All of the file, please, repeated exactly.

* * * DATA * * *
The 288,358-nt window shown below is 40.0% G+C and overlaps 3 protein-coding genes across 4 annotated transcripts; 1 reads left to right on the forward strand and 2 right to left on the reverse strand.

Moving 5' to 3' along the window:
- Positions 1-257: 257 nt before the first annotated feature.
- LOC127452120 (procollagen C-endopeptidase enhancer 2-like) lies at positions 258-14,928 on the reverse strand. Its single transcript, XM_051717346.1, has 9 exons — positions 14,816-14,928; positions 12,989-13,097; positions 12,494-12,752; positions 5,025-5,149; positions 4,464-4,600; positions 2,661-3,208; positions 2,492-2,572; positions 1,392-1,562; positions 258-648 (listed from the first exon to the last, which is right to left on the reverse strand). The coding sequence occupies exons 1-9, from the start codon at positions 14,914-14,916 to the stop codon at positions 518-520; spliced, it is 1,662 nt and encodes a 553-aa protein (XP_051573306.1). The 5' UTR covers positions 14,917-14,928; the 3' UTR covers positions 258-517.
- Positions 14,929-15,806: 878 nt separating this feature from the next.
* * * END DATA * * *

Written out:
The 288,358-nt window shown below is 40.0% G+C and overlaps 3 protein-coding genes across 4 annotated transcripts; 1 reads left to right on the forward strand and 2 right to left on the reverse strand.

Moving 5' to 3' along the window:
- Positions 1-257: 257 nt before the first annotated feature.
- LOC127452120 (procollagen C-endopeptidase enhancer 2-like) lies at positions 258-14,928 on the reverse strand. Its single transcript, XM_051717346.1, has 9 exons — positions 14,816-14,928; positions 12,989-13,097; positions 12,494-12,752; positions 5,025-5,149; positions 4,464-4,600; positions 2,661-3,208; positions 2,492-2,572; positions 1,392-1,562; positions 258-648 (listed from the first exon to the last, which is right to left on the reverse strand). The coding sequence occupies exons 1-9, from the start codon at positions 14,914-14,916 to the stop codon at positions 518-520; spliced, it is 1,662 nt and encodes a 553-aa protein (XP_051573306.1). The 5' UTR covers positions 14,917-14,928; the 3' UTR covers positions 258-517.
- Positions 14,929-15,806: 878 nt separating this feature from the next.